So, teaching English as a foreign language was a no-go. “Fine. No worries, I’ll just stick to teaching curriculum English.” Following this discovery, I decided to continue as I finally figured in my first year through to my second year; to choose modules that concentrated on the elements of linguistics that I was genuinely interested in, rather than bothering so much about choosing modules that partly aligned with my teaching plans. I intended to study for a PGCE upon completing my bachelor’s which would qualify me to teach anyway, so I decided to enjoy my course’s content while I could. Then, during one of my Forensic Linguistics lectures in the spring semester of second year, two third-year girls were invited into our lecture to discuss the opportunities my university offered to gain work experience over the summer through their internship scheme. “It’s so easy to sign up”, one said, “you just have to go to the website, create a profile, and when you see an internship post that sounds interesting to you, you just upload your CV and wait for a member of the internship scheme team to contact you!”. That does sound easy, right? So, when I got home, I entered the URL in my laptop, signed up, and on the home screen of the website popped up a plethora of internship roles in London which, once you clicked on them, had a job description and a “send my CV” button appear. It really was easy. Although I couldn’t find one teaching-related internship, I thought I’d try my luck and send my CV to any role which sounding interesting to me; incidentally, they were all related to social media marketing. Whilst I was studying, I was also working as a part-time Crew Trainer at McDonald’s, so it inadvertently became an opportunity for to develop my professional portfolio as opposed to my teaching one.
The next day, and I mean not even twenty-four hours after I’d sent my CV to various places, I received a call from a recruiter who worked for the internship scheme at my university. “Four of the employers would like to meet you tomorrow!” he cried. I was in a state of shock. What was it about my CV that made me appear an ideal candidate for marketing? The fact that I have a good command of the English language? That’s all I could think of. Anyway, the recruiter and I agreed that meeting all four employers in various places in London in one day was a bit absurd, so we’d arranged a date for two and would get back in touch to arrange the other two. The first interview I’d attended was for a twelve-week internship as a PR & Marketing Assistant for a luxury baby-and-children’s furniture brand. Again, long story short: the interview went really well, and the day after that, the recruiter told me the job was mine if I wanted it. “That’s great!”, I said excitedly, “but what about the other interviews?” It turned out that all the other internships were only intended to last between two-to-four weeks, so I cancelled the pending interviews, accepted the role as PR & Marketing Assistant in Central London and consequently, after almost three-and-a-half years, quit my part-time job at McDonald’s to focus on the internship (I wasn’t too worried about not finding another job during my final year; I was quite confident that, after this internship, I’d have ample experience).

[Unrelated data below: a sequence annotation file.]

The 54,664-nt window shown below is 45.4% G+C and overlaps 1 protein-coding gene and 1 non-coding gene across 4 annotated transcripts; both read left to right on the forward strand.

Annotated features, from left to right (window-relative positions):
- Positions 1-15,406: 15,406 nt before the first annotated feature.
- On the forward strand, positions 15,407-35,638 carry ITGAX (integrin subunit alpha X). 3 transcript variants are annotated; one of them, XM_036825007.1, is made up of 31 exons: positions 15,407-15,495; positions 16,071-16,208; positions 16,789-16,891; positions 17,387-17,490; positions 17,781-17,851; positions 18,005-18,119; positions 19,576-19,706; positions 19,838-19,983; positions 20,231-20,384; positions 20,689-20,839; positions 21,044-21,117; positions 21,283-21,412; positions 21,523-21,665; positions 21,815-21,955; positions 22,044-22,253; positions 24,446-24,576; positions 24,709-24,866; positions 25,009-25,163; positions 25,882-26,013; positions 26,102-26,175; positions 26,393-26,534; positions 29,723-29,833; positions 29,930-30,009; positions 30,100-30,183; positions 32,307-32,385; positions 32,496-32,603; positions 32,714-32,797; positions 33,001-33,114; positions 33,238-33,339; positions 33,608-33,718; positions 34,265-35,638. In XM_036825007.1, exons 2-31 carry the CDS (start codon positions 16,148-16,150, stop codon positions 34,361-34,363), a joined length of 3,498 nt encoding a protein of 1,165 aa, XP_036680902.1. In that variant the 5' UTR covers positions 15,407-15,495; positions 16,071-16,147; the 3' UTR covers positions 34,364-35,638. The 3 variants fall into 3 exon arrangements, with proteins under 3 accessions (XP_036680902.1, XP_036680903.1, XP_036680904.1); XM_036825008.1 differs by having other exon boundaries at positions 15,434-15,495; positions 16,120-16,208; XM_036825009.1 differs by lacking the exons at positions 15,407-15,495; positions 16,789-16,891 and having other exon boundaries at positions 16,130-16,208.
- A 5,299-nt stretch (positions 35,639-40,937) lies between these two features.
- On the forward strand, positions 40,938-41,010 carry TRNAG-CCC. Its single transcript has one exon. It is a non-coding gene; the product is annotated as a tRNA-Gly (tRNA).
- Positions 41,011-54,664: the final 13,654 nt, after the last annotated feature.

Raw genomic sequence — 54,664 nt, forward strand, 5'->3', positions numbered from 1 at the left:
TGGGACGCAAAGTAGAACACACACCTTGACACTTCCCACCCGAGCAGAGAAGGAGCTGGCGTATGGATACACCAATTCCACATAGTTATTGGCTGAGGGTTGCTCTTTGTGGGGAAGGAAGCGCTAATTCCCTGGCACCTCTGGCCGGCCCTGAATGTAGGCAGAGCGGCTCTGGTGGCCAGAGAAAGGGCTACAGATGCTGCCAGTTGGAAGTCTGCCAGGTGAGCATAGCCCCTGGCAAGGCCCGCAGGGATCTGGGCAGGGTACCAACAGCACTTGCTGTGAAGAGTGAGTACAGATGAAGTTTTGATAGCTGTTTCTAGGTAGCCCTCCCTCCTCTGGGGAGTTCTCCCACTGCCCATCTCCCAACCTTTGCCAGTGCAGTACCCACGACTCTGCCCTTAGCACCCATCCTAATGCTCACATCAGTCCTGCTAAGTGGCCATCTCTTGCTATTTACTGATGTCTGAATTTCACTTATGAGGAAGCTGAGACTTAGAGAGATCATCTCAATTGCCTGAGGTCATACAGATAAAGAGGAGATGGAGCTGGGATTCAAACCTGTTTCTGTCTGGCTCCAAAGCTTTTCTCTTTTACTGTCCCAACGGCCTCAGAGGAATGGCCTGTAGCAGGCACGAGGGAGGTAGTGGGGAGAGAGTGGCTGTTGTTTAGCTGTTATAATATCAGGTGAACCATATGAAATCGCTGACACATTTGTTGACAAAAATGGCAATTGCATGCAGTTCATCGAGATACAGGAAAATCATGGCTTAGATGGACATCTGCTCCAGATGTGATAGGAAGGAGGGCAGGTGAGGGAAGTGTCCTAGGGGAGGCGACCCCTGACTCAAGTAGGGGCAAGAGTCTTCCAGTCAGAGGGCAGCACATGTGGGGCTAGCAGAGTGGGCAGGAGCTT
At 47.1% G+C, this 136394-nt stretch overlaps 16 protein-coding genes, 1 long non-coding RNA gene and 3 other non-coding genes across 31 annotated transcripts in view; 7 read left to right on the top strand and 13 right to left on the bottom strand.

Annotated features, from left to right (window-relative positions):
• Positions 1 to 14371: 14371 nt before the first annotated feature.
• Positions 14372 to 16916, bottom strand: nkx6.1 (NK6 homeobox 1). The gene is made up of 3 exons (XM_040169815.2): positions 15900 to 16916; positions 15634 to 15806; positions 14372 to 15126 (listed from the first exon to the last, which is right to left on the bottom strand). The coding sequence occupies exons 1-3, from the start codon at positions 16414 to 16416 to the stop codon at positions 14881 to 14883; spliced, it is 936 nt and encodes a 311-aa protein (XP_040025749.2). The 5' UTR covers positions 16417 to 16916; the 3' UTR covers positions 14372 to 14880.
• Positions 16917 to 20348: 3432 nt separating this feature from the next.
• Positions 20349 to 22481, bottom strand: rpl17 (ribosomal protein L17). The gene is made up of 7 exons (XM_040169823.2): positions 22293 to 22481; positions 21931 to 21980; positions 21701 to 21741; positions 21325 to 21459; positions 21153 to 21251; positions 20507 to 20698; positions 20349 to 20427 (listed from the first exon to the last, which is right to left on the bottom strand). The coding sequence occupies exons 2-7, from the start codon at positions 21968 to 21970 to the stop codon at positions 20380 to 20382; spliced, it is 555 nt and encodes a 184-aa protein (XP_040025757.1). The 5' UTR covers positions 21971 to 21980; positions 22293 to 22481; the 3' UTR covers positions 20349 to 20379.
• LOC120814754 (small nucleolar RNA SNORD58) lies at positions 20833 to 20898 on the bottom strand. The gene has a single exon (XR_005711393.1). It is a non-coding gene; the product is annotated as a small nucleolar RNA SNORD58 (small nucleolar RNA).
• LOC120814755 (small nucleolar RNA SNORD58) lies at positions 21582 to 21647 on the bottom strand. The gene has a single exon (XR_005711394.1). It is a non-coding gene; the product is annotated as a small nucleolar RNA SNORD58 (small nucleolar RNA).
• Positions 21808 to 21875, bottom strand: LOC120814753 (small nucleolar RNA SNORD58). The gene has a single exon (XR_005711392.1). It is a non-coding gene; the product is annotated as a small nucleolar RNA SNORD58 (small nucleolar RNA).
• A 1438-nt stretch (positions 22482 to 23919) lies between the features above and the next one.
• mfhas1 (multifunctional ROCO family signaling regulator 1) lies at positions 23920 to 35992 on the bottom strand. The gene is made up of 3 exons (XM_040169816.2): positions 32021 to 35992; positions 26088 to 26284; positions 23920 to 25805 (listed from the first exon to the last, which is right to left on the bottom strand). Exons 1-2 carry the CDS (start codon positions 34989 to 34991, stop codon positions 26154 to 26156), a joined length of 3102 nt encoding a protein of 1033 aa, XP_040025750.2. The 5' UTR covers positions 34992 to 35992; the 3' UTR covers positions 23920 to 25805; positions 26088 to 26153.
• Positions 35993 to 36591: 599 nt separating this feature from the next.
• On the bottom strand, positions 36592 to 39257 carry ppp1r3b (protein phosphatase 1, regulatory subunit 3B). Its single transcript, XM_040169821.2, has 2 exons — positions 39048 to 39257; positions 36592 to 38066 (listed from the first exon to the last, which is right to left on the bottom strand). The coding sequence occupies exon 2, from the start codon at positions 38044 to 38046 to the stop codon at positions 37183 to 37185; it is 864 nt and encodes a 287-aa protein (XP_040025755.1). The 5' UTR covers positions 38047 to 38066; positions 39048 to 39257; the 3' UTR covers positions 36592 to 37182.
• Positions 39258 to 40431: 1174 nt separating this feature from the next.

Throughout my twelve weeks in this role, I’d gained experience and skills aplenty. I’d learned everything I needed to know about social media marketing for a small business; I learned how to use specific marketing tools such as WordPress (hence why I’m here!), Buffer and MailChimp, I created three-to-four social media posts daily for their social media and wrote blogs and newsletters weekly for their website. However, when I was offered an extension of the internship (namely, the opportunity to continue to work for them remotely or in store on the weekends alongside my final-year studies), I safely declined. My bachelor’s degree was very research-and-written heavy and, truthfully, I didn’t want to commit myself to having to write blogs when I had an abundance of assignments to complete. Nevertheless, when I’d started my final year, I’d arranged a meeting with my academic advisor and positively told her all about my internship experience. “Now I’m really confused as to what I want to do in life”, I said. “Do marketing”, she replied abruptly. “Marketing. You enjoyed that internship, right? That’s just a taster.” She was right; everything I did during that internship was just a microcosm of what a career in marketing holds. “I could do marketing, I guess.” And so, after a long, well-needed chat with my academic advisor, I’d decided that instead of studying for a PGCE upon completing my bachelor’s degree, I’d study for a master’s in Global Marketing Management.
I realise now that the reason I didn’t know how to handle my thoughts as to why I was changing my mind about what I wanted to do in life was because, as I said near the start, I was comfortable. I knew what I wanted, where I was going and pursuing my goals seemed pretty easy. Then, when I started to consider other avenues, I didn’t enjoy the feeling of escaping of my comfort zone and exploring something new. It’s like I almost believed that teaching was destined for me and that I shouldn’t even allow any other career prospect to enter my mind. Well, I was wrong. Studying for a marketing-based master’s degree was the best decision I’ve ever made; not only did it open my eyes to the business world and enable me to recognise the impact of brands on our everyday lives, but it also taught me an array of life skills that are essential in every workplace, something that teaching might have lacked. If you’re changing your mind about what you want to do in life, just know that it’s O.K.; I did, and it worked out wonderfully.